NaN - Not a Number

NaN is a JavaScript reserved word indicating that a number is not a legal number.

Trying to do arithmetic with a non-numeric string will result in NaN (Not a Number):

Example

let x = 100 / "Apple";

However, if the string contains a numeric value , the result will be a number:

Example

let x = 100 / "10";
Try it Yourself »

You can use the global JavaScript function isNaN() to find out if a value is a not a number:

Example

let x = 100 / "Apple";
isNaN(x);
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Watch out for NaN. If you use NaN in a mathematical operation, the result will also be NaN:

Example

let x = NaN;
let y = 5;
let z = x + y;
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Or the result might be a concatenation like NaN5:

Example

let x = NaN;
let y = "5";
let z = x + y;
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NaN is a number: typeof NaN returns number:

Example

typeof NaN;
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Infinity

Infinity (or -Infinity) is the value JavaScript will return if you calculate a number outside the largest possible number.

Example

let myNumber = 2;
// Execute until Infinity
while (myNumber != Infinity) {
myNumber = myNumber * myNumber;
}
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Division by 0 (zero) also generates Infinity:

Example

let x =  2 / 0;
let y = -2 / 0;
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Infinity is a number: typeof Infinity returns number.

Example

typeof Infinity;
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JavaScript interprets numeric constants as hexadecimal if they are preceded by 0x.

Example

let x = 0xFF;
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Never write a number with a leading zero (like 07).
Some JavaScript versions interpret numbers as octal if they are written with a leading zero.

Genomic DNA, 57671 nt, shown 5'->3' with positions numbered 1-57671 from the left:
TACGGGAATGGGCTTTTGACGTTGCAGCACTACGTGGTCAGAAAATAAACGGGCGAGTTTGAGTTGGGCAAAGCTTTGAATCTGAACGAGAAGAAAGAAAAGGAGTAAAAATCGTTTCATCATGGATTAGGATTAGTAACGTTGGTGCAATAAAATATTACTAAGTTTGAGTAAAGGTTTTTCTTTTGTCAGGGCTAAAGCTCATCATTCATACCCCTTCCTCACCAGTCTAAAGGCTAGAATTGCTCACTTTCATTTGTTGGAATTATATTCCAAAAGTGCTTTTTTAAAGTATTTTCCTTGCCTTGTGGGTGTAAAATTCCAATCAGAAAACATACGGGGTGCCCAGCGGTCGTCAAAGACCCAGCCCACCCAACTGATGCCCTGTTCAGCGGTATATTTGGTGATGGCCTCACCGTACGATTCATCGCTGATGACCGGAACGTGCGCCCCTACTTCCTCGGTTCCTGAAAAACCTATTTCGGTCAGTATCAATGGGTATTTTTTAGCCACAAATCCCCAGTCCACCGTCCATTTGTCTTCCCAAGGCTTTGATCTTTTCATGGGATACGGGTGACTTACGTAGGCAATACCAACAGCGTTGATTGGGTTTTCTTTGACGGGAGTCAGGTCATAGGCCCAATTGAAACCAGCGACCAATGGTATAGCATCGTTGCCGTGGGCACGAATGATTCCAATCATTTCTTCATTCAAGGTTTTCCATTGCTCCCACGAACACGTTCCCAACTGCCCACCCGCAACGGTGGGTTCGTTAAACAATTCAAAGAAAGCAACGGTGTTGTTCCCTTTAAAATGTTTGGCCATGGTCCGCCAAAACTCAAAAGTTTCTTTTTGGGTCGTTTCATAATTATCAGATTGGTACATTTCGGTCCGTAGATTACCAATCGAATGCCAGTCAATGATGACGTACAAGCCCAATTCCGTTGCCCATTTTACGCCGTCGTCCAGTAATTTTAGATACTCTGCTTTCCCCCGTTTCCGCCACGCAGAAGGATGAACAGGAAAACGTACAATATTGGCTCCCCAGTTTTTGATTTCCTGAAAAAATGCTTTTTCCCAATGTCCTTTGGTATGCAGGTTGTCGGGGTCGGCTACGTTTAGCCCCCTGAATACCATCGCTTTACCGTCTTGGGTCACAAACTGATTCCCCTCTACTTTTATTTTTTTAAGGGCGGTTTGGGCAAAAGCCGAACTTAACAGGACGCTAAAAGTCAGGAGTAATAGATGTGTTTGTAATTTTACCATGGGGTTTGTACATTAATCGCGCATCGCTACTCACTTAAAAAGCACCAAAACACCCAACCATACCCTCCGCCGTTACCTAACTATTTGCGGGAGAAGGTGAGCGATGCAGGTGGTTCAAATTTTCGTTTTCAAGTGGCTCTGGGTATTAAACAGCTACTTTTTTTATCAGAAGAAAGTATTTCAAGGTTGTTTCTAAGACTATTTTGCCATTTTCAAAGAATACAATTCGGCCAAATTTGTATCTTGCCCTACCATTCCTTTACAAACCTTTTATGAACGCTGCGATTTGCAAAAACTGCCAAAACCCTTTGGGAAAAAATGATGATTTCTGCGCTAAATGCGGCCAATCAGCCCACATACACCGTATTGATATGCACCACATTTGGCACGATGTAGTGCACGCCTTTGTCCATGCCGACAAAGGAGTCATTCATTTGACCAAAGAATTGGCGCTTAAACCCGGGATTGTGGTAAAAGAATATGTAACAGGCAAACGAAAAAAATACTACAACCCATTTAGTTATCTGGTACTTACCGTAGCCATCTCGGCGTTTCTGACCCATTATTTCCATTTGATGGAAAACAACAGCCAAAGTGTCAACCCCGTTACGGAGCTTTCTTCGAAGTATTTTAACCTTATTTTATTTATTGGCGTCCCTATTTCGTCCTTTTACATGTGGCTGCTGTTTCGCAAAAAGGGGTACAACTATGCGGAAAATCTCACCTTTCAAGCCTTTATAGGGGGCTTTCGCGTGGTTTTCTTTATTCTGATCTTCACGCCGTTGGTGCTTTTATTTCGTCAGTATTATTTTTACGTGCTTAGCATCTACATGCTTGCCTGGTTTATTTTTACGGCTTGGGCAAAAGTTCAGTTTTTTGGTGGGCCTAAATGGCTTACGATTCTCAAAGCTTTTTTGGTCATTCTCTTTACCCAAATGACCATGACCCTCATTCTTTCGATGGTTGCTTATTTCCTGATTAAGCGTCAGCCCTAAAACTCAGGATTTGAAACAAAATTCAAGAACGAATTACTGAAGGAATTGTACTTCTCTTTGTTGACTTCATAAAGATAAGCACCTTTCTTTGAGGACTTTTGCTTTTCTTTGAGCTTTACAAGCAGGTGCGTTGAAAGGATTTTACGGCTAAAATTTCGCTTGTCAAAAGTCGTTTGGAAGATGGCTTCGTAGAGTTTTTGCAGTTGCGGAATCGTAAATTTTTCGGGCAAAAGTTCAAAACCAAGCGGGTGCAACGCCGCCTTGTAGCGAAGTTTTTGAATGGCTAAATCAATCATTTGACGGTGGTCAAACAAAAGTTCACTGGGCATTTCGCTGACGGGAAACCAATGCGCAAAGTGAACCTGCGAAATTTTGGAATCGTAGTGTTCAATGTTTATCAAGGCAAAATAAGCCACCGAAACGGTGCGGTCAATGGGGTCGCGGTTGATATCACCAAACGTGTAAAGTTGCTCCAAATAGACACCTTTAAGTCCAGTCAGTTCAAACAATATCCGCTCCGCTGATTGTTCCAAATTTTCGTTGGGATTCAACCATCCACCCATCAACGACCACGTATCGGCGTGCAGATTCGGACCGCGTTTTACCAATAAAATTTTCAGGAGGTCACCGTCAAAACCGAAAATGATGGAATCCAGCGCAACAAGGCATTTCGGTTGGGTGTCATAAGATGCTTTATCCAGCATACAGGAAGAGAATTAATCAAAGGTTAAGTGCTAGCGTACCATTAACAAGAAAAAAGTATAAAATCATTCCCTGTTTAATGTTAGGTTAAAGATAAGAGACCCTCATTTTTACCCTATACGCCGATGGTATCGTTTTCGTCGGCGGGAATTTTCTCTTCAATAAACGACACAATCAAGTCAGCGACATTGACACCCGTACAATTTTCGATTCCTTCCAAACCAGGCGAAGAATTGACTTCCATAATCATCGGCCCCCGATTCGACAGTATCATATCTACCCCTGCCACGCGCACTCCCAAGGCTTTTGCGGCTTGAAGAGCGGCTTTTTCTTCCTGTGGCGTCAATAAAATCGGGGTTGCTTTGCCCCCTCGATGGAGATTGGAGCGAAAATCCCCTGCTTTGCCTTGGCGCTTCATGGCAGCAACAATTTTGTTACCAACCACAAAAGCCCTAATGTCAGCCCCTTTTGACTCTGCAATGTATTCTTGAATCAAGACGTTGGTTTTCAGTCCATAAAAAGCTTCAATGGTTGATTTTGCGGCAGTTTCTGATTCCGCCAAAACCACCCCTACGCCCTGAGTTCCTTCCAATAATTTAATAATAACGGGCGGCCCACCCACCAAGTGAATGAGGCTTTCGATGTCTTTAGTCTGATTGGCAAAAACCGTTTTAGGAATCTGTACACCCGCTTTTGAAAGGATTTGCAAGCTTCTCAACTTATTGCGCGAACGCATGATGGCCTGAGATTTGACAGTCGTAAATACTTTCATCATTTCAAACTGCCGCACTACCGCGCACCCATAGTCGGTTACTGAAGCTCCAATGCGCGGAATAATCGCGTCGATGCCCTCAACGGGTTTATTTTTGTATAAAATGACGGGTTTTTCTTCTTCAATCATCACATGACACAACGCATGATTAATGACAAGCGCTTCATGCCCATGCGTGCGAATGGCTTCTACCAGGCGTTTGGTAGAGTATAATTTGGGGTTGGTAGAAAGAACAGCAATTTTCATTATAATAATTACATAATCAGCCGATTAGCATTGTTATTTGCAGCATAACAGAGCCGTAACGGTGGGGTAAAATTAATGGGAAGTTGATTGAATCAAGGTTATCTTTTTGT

By default, JavaScript displays numbers as base 10 decimals.

But you can use the toString() method to output numbers from base 2 to base 36.

Hexadecimal is base 16. Decimal is base 10. Octal is base 8. Binary is base 2.

Example

let myNumber = 32;
myNumber.toString(32);
myNumber.toString(16);
myNumber.toString(12);
myNumber.toString(10);
myNumber.toString(8);
myNumber.toString(2);
Try it Yourself »

JavaScript Numbers as Objects

Normally JavaScript numbers are primitive values created from literals:

let x = 123;

But numbers can also be defined as objects with the keyword new:

let y = new Number(123);

Example

let x = 123;
let y = new Number(123);
Try it Yourself »

Do not create Number objects.

The new keyword complicates the code and slows down execution speed.

Number Objects can produce unexpected results:

When using the == operator, x and y are equal:

let x = 500;
let y = new Number(500);
Try it Yourself »

When using the === operator, x and y are not equal.

let x = 500;
let y = new Number(500);
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Note the difference between (x==y) and (x===y).

(x == y) true or false?

let x = new Number(500);
let y = new Number(500);
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(x === y) true or false?

let x = new Number(500);
let y = new Number(500);
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Comparing two JavaScript objects always returns false.